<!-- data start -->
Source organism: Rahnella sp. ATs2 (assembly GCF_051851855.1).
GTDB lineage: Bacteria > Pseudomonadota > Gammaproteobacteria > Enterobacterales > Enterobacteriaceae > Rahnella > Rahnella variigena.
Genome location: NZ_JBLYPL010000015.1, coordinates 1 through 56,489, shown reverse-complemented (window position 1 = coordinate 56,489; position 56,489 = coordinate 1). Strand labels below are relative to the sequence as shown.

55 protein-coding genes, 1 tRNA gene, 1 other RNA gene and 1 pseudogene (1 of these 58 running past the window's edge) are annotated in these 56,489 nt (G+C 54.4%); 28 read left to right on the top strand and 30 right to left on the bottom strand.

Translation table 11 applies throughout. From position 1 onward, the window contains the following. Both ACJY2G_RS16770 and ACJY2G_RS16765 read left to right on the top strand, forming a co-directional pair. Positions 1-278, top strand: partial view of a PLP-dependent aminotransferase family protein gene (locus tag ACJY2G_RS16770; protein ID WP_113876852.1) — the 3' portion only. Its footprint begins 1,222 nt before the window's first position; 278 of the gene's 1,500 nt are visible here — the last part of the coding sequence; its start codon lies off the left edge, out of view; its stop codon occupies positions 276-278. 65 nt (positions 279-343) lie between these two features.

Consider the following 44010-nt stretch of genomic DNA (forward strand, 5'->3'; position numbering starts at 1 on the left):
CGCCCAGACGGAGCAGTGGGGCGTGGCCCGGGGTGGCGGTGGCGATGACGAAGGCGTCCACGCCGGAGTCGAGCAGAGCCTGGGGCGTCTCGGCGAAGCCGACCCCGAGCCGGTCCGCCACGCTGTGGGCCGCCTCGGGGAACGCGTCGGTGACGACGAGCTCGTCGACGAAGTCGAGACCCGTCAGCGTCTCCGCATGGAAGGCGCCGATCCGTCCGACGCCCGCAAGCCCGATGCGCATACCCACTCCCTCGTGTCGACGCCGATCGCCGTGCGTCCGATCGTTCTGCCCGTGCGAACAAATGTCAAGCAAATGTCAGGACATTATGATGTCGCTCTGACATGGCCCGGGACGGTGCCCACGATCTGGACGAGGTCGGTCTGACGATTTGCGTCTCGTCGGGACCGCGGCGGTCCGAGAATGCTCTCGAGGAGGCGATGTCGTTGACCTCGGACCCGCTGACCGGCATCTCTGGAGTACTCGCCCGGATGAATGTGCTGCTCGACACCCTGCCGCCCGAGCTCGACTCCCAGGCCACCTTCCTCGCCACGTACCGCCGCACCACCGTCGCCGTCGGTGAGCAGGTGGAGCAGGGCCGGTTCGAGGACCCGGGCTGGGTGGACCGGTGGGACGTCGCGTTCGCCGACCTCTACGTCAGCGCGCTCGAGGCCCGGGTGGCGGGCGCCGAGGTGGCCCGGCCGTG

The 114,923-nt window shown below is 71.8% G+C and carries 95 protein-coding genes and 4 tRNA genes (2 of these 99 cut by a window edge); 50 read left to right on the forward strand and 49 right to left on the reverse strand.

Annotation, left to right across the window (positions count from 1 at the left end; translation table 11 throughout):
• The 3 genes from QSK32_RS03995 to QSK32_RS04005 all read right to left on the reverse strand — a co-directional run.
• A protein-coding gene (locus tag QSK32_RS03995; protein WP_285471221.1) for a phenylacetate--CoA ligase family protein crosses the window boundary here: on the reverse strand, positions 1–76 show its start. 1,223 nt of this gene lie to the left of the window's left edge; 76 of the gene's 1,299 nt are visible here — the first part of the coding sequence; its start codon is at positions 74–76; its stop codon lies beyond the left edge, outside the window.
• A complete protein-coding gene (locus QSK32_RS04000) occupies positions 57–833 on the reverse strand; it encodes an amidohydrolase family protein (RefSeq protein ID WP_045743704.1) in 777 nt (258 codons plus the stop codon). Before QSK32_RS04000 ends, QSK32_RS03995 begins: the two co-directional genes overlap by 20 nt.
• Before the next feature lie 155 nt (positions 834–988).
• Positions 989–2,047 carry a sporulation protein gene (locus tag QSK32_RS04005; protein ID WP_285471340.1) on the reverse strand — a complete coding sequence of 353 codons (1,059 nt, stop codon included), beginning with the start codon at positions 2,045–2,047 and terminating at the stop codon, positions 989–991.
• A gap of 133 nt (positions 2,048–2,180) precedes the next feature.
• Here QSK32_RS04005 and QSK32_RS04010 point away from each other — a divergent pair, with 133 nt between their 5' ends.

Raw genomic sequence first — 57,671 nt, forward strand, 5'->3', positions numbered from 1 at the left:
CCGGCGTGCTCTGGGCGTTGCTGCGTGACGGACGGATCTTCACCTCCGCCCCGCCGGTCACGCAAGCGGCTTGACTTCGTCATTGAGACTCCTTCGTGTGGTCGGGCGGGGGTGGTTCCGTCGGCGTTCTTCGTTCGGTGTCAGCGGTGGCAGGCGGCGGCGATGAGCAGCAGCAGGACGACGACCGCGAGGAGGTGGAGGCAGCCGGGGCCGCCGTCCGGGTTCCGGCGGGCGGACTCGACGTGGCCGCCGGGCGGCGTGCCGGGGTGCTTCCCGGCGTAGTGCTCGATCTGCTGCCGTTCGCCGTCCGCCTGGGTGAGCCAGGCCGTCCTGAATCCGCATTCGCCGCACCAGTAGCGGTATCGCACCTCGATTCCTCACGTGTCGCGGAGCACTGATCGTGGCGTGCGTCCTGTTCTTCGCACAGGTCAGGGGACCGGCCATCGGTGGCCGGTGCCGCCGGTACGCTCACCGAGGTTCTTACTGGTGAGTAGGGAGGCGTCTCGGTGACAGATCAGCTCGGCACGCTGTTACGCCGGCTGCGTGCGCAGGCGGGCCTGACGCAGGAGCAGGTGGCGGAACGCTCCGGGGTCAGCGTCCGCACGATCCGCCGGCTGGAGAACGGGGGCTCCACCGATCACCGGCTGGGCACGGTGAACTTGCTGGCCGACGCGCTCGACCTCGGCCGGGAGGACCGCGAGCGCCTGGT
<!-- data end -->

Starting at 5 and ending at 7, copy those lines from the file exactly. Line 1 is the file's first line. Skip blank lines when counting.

Translation table 11 applies throughout. From position 1 onward, the window contains the following. Both ACJY2G_RS16770 and ACJY2G_RS16765 read left to right on the top strand, forming a co-directional pair. Positions 1-278, top strand: partial view of a PLP-dependent aminotransferase family protein gene (locus tag ACJY2G_RS16770; protein ID WP_113876852.1) — the 3' portion only. Its footprint begins 1,222 nt before the window's first position; 278 of the gene's 1,500 nt are visible here — the last part of the coding sequence; its start codon lies off the left edge, out of view; its stop codon occupies positions 276-278. 65 nt (positions 279-343) lie between these two features.

Consider the following 44010-nt stretch of genomic DNA (forward strand, 5'->3'; position numbering starts at 1 on the left):
CGCCCAGACGGAGCAGTGGGGCGTGGCCCGGGGTGGCGGTGGCGATGACGAAGGCGTCCACGCCGGAGTCGAGCAGAGCCTGGGGCGTCTCGGCGAAGCCGACCCCGAGCCGGTCCGCCACGCTGTGGGCCGCCTCGGGGAACGCGTCGGTGACGACGAGCTCGTCGACGAAGTCGAGACCCGTCAGCGTCTCCGCATGGAAGGCGCCGATCCGTCCGACGCCCGCAAGCCCGATGCGCATACCCACTCCCTCGTGTCGACGCCGATCGCCGTGCGTCCGATCGTTCTGCCCGTGCGAACAAATGTCAAGCAAATGTCAGGACATTATGATGTCGCTCTGACATGGCCCGGGACGGTGCCCACGATCTGGACGAGGTCGGTCTGACGATTTGCGTCTCGTCGGGACCGCGGCGGTCCGAGAATGCTCTCGAGGAGGCGATGTCGTTGACCTCGGACCCGCTGACCGGCATCTCTGGAGTACTCGCCCGGATGAATGTGCTGCTCGACACCCTGCCGCCCGAGCTCGACTCCCAGGCCACCTTCCTCGCCACGTACCGCCGCACCACCGTCGCCGTCGGTGAGCAGGTGGAGCAGGGCCGGTTCGAGGACCCGGGCTGGGTGGACCGGTGGGACGTCGCGTTCGCCGACCTCTACGTCAGCGCGCTCGAGGCCCGGGTGGCGGGCGCCGAGGTGGCCCGGCCGTG